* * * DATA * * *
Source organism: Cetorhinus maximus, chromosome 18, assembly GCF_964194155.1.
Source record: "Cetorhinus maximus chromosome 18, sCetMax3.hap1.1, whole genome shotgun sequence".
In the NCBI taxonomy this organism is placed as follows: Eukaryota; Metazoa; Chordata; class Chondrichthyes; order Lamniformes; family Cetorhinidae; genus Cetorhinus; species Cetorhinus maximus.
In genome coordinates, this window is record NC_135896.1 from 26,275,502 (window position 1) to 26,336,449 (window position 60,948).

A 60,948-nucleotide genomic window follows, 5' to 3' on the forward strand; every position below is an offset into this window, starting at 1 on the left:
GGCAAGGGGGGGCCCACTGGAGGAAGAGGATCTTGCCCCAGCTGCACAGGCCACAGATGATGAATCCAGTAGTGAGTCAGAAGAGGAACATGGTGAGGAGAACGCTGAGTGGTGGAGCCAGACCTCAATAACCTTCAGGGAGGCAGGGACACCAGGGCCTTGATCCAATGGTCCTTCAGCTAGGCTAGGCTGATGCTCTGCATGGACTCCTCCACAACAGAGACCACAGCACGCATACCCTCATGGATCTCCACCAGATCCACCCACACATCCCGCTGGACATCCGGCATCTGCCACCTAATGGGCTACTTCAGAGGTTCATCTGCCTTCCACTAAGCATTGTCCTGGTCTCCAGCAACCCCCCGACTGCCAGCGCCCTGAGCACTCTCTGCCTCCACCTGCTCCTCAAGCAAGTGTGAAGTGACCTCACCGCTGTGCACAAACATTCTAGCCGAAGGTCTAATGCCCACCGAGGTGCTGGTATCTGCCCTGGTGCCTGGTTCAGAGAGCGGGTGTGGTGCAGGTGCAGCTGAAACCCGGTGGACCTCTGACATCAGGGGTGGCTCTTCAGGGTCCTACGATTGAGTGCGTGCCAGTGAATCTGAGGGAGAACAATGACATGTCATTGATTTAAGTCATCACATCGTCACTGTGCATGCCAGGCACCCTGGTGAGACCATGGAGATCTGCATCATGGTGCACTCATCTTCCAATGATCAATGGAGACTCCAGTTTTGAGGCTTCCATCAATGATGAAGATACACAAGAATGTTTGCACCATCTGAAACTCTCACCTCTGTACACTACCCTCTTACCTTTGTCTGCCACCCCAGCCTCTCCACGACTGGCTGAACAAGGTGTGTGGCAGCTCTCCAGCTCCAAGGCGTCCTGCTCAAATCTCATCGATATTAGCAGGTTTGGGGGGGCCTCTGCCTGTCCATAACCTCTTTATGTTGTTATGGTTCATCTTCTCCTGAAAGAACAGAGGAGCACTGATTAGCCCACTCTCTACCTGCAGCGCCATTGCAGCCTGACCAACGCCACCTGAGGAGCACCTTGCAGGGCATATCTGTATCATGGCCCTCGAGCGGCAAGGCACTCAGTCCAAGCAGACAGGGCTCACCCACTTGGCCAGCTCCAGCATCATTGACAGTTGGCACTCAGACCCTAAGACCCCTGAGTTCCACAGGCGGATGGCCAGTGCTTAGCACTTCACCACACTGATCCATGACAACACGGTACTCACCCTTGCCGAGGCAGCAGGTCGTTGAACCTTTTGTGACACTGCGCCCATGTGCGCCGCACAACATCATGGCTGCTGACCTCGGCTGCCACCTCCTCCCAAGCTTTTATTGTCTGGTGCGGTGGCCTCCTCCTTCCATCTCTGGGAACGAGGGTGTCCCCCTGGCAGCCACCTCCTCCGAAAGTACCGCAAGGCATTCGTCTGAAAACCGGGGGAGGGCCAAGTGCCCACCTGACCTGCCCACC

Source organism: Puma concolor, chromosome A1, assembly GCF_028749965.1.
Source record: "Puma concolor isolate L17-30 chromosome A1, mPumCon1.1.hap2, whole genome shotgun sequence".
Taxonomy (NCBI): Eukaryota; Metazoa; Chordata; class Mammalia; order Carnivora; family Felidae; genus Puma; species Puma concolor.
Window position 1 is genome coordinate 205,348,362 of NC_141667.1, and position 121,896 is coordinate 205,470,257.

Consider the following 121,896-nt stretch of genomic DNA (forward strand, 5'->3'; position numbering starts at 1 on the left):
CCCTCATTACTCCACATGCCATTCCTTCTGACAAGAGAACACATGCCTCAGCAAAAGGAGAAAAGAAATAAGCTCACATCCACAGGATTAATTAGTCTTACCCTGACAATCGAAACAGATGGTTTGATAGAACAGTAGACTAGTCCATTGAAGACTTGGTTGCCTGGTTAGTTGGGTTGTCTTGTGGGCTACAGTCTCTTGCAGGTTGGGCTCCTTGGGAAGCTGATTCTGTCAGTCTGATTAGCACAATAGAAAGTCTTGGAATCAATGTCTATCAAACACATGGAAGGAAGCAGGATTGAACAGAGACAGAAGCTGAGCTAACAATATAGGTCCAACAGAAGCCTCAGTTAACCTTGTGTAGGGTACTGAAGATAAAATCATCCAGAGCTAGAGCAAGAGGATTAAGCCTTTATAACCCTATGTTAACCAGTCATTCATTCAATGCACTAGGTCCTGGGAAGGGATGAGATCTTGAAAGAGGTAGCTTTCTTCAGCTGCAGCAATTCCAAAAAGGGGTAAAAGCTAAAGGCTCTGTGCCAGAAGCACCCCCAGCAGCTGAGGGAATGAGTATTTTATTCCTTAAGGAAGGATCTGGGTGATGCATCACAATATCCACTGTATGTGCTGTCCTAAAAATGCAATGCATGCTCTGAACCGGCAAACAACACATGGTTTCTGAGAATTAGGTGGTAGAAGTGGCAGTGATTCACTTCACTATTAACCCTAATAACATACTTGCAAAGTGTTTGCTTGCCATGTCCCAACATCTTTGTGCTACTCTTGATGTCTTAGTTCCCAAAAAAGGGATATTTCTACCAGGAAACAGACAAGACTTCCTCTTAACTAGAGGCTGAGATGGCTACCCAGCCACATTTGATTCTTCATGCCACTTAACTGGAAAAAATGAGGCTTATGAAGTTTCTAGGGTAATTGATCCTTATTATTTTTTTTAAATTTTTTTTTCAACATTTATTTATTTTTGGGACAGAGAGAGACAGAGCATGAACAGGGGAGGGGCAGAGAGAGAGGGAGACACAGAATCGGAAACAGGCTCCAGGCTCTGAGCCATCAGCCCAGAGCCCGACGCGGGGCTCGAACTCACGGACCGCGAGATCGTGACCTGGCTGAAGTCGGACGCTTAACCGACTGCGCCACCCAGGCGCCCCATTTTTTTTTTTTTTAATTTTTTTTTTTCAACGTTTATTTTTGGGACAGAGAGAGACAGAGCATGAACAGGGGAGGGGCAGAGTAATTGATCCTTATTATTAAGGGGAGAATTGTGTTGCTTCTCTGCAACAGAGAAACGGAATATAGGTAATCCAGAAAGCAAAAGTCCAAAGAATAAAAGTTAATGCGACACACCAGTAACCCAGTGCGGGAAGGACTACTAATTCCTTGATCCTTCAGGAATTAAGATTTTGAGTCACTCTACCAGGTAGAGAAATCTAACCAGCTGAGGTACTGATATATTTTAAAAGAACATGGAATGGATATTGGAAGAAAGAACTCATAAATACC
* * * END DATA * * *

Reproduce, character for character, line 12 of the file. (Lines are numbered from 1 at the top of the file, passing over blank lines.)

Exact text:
CCCTCATTACTCCACATGCCATTCCTTCTGACAAGAGAACACATGCCTCAGCAAAAGGAGAAAAGAAATAAGCTCACATCCACAGGATTAATTAGTCTTACCCTGACAATCGAAACAGATGGTTTGATAGAACAGTAGACTAGTCCATTGAAGACTTGGTTGCCTGGTTAGTTGGGTTGTCTTGTGGGCTACAGTCTCTTGCAGGTTGGGCTCCTTGGGAAGCTGATTCTGTCAGTCTGATTAGCACAATAGAAAGTCTTGGAATCAATGTCTATCAAACACATGGAAGGAAGCAGGATTGAACAGAGACAGAAGCTGAGCTAACAATATAGGTCCAACAGAAGCCTCAGTTAACCTTGTGTAGGGTACTGAAGATAAAATCATCCAGAGCTAGAGCAAGAGGATTAAGCCTTTATAACCCTATGTTAACCAGTCATTCATTCAATGCACTAGGTCCTGGGAAGGGATGAGATCTTGAAAGAGGTAGCTTTCTTCAGCTGCAGCAATTCCAAAAAGGGGTAAAAGCTAAAGGCTCTGTGCCAGAAGCACCCCCAGCAGCTGAGGGAATGAGTATTTTATTCCTTAAGGAAGGATCTGGGTGATGCATCACAATATCCACTGTATGTGCTGTCCTAAAAATGCAATGCATGCTCTGAACCGGCAAACAACACATGGTTTCTGAGAATTAGGTGGTAGAAGTGGCAGTGATTCACTTCACTATTAACCCTAATAACATACTTGCAAAGTGTTTGCTTGCCATGTCCCAACATCTTTGTGCTACTCTTGATGTCTTAGTTCCCAAAAAAGGGATATTTCTACCAGGAAACAGACAAGACTTCCTCTTAACTAGAGGCTGAGATGGCTACCCAGCCACATTTGATTCTTCATGCCACTTAACTGGAAAAAATGAGGCTTATGAAGTTTCTAGGGTAATTGATCCTTATTATTTTTTTTAAATTTTTTTTTCAACATTTATTTATTTTTGGGACAGAGAGAGACAGAGCATGAACAGGGGAGGGGCAGAGAGAGAGGGAGACACAGAATCGGAAACAGGCTCCAGGCTCTGAGCCATCAGCCCAGAGCCCGACGCGGGGCTCGAACTCACGGACCGCGAGATCGTGACCTGGCTGAAGTCGGACGCTTAACCGACTGCGCCACCCAGGCGCCCCATTTTTTTTTTTTTTAATTTTTTTTTTTCAACGTTTATTTTTGGGACAGAGAGAGACAGAGCATGAACAGGGGAGGGGCAGAGTAATTGATCCTTATTATTAAGGGGAGAATTGTGTTGCTTCTCTGCAACAGAGAAACGGAATATAGGTAATCCAGAAAGCAAAAGTCCAAAGAATAAAAGTTAATGCGACACACCAGTAACCCAGTGCGGGAAGGACTACTAATTCCTTGATCCTTCAGGAATTAAGATTTTGAGTCACTCTACCAGGTAGAGAAATCTAACCAGCTGAGGTACTGATATATTTTAAAAGAACATGGAATGGATATTGGAAGAAAGAACTCATAAATACC